I’ve often said that I am not a teacher. Why? Because I am not a teacher. So how did I wind up standing in front of about 40 Wolof-speaking students who were expecting me to teach them French? Good question.

When we first arrived in Senegal, I find out that my friends Jeana and Amanda volunteer at a community center nearby. Once a week they teach arts and crafts to the younger children – about 25 kids in a room the size of… well, whatever the smallest room/biggest closet is in your house.

The children are from a poor community in Dakar and only a fifth of them are able to go to school at all. This center offers them classes for art, music, math, literacy, health care, sports, dance… And it’s such a cool concept whereby staff and volunteers come from a variety of backgrounds – all with the goal is for the children to learn life skills and biblical values such as honesty, responsibility, repentance and forgiveness.

Of course, this all sounded wonderful and I really wanted to come help out occasionally with their arts and crafts class. You know, like a teacher’s aid every third lunar cycle or something.

But then I found out that the center was looking for a French teacher… so I decided to dip my toe in and see if I might possibly be able to help in some way. I went last Monday afternoon, thinking I’d observe how the center was run (wow – very impressed!) and then see if I could fit in somehow in what they are doing.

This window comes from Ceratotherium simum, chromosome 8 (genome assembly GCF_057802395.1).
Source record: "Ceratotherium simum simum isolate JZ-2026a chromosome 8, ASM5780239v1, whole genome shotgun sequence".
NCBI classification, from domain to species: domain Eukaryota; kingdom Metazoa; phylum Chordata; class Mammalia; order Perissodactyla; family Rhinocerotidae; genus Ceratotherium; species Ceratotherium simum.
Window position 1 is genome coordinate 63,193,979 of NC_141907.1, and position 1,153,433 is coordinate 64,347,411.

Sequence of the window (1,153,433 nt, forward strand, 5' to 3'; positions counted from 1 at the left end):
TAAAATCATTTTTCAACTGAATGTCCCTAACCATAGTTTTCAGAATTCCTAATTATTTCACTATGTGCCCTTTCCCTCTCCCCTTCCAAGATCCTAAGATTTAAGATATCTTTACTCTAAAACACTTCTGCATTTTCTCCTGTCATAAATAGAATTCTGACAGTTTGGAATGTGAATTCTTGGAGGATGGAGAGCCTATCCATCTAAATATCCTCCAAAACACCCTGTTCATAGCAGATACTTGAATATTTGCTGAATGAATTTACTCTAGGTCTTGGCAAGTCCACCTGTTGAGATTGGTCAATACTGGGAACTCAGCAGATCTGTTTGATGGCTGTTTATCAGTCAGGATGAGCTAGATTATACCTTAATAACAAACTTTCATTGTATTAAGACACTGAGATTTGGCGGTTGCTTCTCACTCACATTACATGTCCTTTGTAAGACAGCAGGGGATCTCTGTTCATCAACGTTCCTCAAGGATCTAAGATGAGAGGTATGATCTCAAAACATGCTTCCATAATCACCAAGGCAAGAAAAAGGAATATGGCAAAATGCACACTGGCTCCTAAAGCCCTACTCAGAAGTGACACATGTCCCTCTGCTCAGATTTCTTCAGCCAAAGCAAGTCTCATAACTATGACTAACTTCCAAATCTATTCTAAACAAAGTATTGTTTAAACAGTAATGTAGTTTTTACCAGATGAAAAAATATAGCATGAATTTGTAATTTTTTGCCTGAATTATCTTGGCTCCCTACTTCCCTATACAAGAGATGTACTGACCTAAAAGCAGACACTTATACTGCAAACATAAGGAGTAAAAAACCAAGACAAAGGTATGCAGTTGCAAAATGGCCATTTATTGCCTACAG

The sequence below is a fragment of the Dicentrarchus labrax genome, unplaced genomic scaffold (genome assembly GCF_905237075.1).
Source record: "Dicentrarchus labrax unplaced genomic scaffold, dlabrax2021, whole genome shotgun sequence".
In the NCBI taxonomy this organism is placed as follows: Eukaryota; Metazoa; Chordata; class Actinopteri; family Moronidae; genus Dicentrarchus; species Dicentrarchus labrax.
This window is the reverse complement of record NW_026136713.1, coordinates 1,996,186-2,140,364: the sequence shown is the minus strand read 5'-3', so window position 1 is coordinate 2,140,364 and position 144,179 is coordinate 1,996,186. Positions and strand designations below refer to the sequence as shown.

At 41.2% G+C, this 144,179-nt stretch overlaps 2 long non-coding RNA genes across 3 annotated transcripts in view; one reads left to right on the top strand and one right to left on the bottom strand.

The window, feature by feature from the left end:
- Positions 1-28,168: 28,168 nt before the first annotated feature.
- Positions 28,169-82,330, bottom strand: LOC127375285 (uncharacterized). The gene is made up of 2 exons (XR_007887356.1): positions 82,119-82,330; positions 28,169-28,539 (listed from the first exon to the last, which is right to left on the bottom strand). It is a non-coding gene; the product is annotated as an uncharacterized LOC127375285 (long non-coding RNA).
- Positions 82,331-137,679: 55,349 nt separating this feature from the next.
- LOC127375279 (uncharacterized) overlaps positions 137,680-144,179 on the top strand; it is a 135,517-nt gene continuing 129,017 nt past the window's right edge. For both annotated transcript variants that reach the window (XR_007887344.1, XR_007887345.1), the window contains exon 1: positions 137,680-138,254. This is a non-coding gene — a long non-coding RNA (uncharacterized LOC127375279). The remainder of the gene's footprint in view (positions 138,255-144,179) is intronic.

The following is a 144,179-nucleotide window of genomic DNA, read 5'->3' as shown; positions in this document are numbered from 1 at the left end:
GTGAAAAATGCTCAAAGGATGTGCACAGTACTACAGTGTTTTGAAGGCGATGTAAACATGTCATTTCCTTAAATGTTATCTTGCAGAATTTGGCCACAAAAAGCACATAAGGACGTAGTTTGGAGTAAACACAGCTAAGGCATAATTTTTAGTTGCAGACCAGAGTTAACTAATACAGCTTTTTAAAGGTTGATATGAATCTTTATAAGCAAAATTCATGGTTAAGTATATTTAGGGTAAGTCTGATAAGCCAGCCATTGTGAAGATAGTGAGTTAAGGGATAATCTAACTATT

Yup. That’s pretty much how I wound up teaching two French classes (first a class of about 15 boys and then a class of about 25 girls) on the spot. And I agreed to keep teaching the classes every Monday afternoon.

Don’t be fooled into thinking it was pretty or organized or that the kids learned anything. But for about two hours we went over counting to 100, colors, body parts and some prepositional phrases and verbs. I am forever indebted to the creator of the game ‘Simon Says’ and the person who wrote ‘Head and Shoulders, Knees and Toes’.

So I guess I should clarify that while I don’t think the kids learned anything new, I definitely did.

  • Teaching is hard.
  • Staying in control of a room full of kids is challenging.
  • Teachers don’t get pee breaks during class.
  • The kids who know all the answers aren’t always the teacher’s favorites.
  • I need to get some supplies.
  • Teaching a language to students who can’t read or write is going to stretch my creativity.
  • Lesson plans would be a good idea.
  • I don’t really have any idea what a ‘lesson plan’ should include.
  • I need a teacher’s aid – and not just every third lunar cycle.

Fortunately, help is on the way! My cousin arrives in one week and she will be volunteering at the center with me.

I’m sure I’ll be reporting regularly on the adventures of French class, but if in the meantime you want to learn more about the Teen Bi center and how you can help with the classes, click here.